MM395-Firms in the Global Economy

Module Provider: International Business and Strategy
Number of credits: 20 [10 ECTS credits]
Level:6
Terms in which taught: Autumn term module
Pre-requisites: IC103 Introductory Economics for Business and Finance
Non-modular pre-requisites:
Co-requisites:
Modules excluded:
Module version for: 2017/8

Module Convenor: Prof Davide Castellani

Email: davide.castellani@henley.ac.uk

Summary module description:

This module offers an integrated perspective on the (changing) role of nations and firms in the global economy. It serves as an introduction to international business, including a discussion of the essentials of international economics. By linking the different concepts in international economics and business, this module allows to 'get the big picture' and deal with key questions. What is the global economy? Why do countries trade goods and services? Why (and how) do firms go abroad and sell goods and/or source inputs? What are the economic rationales of different internationalization strategies? What are the consequences of international business activity for the nations, firms and people of the global economy?



The module is organised in three parts:



Part I: 'Introduction' This part discusses the history and structure of the globalization process and introduces the global economy, the motivations for internationalization and the data that are used to measure the resulting flows of international business activity.



Part II: 'Firms, trade, and location' This part focuses on explaining trade between countries and the firms' decision to engage in international business activity. we discuss the role of international comparative advantages, economies of scale and product differentiation, and then we move on to highlight how firms deal with all sorts of additional costs that they face when starting activities abroad.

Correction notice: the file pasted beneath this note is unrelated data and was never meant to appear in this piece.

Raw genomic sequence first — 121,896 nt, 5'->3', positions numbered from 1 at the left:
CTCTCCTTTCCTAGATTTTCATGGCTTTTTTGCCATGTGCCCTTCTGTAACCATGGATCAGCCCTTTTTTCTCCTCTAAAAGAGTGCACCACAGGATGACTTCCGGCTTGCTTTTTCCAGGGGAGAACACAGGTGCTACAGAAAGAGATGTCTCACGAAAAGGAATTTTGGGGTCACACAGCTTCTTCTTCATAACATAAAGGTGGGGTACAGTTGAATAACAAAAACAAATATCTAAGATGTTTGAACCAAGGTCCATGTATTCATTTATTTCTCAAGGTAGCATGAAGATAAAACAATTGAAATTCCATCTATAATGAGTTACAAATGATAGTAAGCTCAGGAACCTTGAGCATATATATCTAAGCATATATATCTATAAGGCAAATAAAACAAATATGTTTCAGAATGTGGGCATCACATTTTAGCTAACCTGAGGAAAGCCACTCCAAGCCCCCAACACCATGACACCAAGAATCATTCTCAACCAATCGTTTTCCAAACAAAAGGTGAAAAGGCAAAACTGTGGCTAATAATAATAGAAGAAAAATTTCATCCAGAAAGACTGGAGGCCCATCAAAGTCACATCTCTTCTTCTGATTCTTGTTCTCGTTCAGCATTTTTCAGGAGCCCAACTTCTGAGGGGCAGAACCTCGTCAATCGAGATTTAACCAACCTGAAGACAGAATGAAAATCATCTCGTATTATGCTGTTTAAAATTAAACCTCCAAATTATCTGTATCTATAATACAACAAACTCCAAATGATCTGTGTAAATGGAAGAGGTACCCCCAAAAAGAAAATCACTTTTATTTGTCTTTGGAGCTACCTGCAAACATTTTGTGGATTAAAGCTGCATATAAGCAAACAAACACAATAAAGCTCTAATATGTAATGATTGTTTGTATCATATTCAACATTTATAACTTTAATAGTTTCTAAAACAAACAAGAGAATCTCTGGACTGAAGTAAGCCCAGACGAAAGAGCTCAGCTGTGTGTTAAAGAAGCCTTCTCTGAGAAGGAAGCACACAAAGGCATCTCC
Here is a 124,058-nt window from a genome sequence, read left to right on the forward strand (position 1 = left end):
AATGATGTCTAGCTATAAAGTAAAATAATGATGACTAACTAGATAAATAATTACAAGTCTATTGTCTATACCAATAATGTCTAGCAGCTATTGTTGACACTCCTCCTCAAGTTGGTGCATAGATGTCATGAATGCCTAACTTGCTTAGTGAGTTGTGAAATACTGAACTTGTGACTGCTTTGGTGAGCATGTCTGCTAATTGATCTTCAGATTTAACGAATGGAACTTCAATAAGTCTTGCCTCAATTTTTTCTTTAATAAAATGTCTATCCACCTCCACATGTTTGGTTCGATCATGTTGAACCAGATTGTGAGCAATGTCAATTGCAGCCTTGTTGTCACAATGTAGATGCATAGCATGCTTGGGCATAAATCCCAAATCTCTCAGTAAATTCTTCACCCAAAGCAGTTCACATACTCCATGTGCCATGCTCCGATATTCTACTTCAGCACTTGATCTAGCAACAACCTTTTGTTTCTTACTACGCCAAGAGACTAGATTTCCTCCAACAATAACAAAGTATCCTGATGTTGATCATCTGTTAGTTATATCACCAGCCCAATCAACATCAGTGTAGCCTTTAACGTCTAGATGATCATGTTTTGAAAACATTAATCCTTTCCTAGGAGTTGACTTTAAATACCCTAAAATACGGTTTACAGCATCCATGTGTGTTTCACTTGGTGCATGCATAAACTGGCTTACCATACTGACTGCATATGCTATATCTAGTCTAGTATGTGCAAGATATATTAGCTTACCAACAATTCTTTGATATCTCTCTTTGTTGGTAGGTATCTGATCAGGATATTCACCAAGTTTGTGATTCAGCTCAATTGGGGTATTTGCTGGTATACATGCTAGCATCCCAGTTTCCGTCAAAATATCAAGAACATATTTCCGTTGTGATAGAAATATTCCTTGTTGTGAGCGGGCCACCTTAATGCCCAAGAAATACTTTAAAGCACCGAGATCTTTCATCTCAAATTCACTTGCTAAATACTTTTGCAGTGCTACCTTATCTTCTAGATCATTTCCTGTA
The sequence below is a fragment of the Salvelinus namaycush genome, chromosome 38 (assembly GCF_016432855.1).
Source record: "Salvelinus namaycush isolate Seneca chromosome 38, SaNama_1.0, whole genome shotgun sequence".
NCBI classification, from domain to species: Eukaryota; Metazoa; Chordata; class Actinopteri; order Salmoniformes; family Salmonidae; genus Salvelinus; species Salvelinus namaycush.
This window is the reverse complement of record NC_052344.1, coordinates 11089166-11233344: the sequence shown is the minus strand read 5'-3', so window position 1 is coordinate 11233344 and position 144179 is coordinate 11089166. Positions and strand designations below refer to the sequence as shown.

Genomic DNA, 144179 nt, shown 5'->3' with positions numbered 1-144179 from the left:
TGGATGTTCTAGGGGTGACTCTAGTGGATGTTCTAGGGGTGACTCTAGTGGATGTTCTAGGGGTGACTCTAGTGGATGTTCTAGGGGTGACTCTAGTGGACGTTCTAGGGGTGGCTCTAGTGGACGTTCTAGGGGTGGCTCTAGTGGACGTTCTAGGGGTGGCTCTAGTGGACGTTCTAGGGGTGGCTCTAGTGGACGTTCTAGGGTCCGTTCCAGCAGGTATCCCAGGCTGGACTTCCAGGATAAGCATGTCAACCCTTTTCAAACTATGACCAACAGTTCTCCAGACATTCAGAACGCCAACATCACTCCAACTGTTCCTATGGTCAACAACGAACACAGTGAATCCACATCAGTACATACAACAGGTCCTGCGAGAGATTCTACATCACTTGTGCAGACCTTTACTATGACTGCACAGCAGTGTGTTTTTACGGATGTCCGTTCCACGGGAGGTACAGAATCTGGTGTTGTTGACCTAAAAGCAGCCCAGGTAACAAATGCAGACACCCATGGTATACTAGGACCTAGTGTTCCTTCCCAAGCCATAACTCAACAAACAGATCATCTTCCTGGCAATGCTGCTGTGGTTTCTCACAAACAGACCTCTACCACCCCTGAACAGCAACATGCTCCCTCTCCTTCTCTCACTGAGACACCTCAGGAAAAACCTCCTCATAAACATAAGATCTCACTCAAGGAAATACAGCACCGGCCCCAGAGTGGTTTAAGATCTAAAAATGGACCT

Part III: 'Consequences of globalization' This part addresses the implications of globalization for economic growth and inequality, including a discussion of the links between open economies and capital accumulation, technology, innovation, knowledge spill-overs, poverty, skill bias, and the global income distribution.


Aims:
The module aims to offer an integrated perspective on the (changing) role of nations and firms in the global economy, and to serve as an introduction to international business, including a discussion of the essentials of international economics. In particular, the module revolves around the key questions of why (and how) to firms go abroad, and what are the consequences of international business activity for the nations, firms and people of the global economy.

Assessable learning outcomes:

On completion of the unit, students will be able to:



- understand the nature of the global economy, its causes and consequences, and its relevance for international business activities



- analyse how and why firms engage in international business activities, appreciating the benefits and costs of such internationalization choices